September 23rd, 2010
12:40 PM ET

Family in poverty moved by generosity from an 'angel'

"Maria, " who was too embarrassed to give her true name, sits with one of her sons as she finds herself living below the poverty threshold.

There has been an outpouring of support and offers of help from CNN Radio listeners and readers for “Maria” and her family. Maria’s story was profiled last week after the release of the U.S Census Bureau’s Poverty Report.

“Maria,” too embarrassed to give us her real name, tells us what has happened since her story was told, what help she has received and how it has renewed her faith in humankind, and energized her in moving forward finding a job and getting back on her feet.

One man in particular took “Maria” and her sons shopping for necessities.

“I am still trying to figure out if this person is real or an angel from God,” said “Maria."

The person who helped Maria is not rich. He has less than $50,000 in the bank but said he was simply moved to help.

Maria has two sons, the younger one suffers from Autism. CNN’s Jim Roope caught up with Maria following her encounter with the person she calls an “angel." The tears and the despair we heard in the original story has been replaced with smiles and hope.

Hear the update here:

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Filed under: Economy
soundoff (114 Responses)
  1. Sam

    I don't understand people who cannot find jobs. Unless you are severely disabled, or single mom of a toddler with no relatives, it's near impossible to *not* find a job. You may not earn much, but it beats the hell out of begging. Those able bodied people who cannot find jobs are either milking the system, are lazy and spoiled, find it beneath themselves to work blue collar, or all of the above.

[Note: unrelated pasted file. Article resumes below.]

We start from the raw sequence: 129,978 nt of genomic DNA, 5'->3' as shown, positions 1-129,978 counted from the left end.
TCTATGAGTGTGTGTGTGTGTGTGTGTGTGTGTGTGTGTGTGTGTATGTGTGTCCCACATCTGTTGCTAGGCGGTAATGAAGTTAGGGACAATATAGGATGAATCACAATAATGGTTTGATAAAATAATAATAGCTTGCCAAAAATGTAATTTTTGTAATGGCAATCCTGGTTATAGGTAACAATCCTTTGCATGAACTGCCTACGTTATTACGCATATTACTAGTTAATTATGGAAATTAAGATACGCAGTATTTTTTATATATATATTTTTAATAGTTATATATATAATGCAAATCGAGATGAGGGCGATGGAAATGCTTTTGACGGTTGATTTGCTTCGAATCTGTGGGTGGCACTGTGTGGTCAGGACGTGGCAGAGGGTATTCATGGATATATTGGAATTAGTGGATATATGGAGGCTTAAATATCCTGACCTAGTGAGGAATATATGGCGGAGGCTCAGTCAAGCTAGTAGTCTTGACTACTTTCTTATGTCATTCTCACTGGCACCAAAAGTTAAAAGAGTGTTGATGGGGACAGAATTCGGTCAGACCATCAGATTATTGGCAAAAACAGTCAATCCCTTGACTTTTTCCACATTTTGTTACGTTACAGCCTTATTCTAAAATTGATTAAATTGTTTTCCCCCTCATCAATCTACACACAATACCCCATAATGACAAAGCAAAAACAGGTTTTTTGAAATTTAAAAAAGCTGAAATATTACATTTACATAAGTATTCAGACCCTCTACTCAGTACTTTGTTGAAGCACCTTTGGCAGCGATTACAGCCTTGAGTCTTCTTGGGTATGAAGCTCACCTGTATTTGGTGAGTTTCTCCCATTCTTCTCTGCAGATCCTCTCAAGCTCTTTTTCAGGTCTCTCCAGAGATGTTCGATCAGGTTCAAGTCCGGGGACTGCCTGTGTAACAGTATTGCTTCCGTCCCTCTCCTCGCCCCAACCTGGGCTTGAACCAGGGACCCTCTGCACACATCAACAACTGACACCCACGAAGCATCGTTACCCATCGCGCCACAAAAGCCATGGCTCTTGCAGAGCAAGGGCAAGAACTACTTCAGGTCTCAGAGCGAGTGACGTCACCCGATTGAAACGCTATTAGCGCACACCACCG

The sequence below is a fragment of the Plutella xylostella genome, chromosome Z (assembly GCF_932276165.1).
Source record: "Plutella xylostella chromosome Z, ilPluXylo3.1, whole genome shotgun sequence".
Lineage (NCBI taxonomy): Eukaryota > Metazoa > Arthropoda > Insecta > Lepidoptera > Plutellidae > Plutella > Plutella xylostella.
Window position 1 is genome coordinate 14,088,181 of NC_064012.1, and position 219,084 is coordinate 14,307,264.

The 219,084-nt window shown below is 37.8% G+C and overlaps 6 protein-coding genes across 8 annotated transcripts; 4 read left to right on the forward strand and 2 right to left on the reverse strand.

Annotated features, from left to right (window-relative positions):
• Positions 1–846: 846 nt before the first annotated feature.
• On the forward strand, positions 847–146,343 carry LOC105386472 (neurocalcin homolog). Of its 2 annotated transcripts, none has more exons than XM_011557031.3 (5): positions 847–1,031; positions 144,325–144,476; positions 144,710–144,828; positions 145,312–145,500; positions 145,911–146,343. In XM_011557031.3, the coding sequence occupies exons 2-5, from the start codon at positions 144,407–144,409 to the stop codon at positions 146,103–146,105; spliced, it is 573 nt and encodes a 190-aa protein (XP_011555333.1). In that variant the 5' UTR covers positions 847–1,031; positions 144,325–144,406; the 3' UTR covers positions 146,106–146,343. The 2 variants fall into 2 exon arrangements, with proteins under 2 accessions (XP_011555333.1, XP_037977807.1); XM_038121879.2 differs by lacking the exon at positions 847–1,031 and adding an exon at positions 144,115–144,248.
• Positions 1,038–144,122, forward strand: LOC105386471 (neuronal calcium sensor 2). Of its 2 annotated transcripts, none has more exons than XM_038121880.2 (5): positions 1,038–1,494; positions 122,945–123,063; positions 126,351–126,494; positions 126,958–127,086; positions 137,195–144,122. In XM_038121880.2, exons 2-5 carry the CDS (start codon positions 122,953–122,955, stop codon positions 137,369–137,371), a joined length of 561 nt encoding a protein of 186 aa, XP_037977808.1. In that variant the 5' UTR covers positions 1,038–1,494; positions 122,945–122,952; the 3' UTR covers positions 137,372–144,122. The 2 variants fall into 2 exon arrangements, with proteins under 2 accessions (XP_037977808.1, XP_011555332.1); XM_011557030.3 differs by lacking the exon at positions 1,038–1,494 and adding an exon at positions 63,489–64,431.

September 24, 2010 at 7:21 am | Report abuse |
  2. lisa

    What we do for ourselves dies with us, what we do for others remains immortal.
    One of the best quotes ever.

    September 24, 2010 at 8:04 am | Report abuse |
  3. John

    My response was to long I guess as it's not posting so I'll break it into a couple pieces.

    The reason I was off so long was because of the Workman's Comp carrier itself, they required all medical tests be pre-approve, and each approval took a minimum of 2-3 months, it was 17 months before I even able to have surgery (and before the corrective surgery even moving from the bed to the couch or desk chair was a major excursion that was filled with lots of agony and pain.)

    After the surgery it was only about 6-8 months before my doctor cleared me to return to full duty, but the Workman's Comp carrier and their doctor would not clear me to return to work without closing out the case (so they could avoid any future medical bills for my back) so I had no choice but to agree to that. After THEY requested to close out the case it still took them two years before they finally closed the case so I could return to work.

    September 24, 2010 at 9:42 am | Report abuse |
    • John

      Okay, so how did this end up down here and not up where I selected reply?

      September 24, 2010 at 10:43 am | Report abuse |
  4. walkamileintheirshoes

    To SAM – who said you can get a job if you want it – In some metro areas that may be true; but in rural areas where the industries have moved or closed up – there are NO jobs to be had.
    As in my earlier posting – Lend a hand if you can – you may need the same one day. There is always someone who has less than you!

    September 24, 2010 at 3:08 pm | Report abuse |
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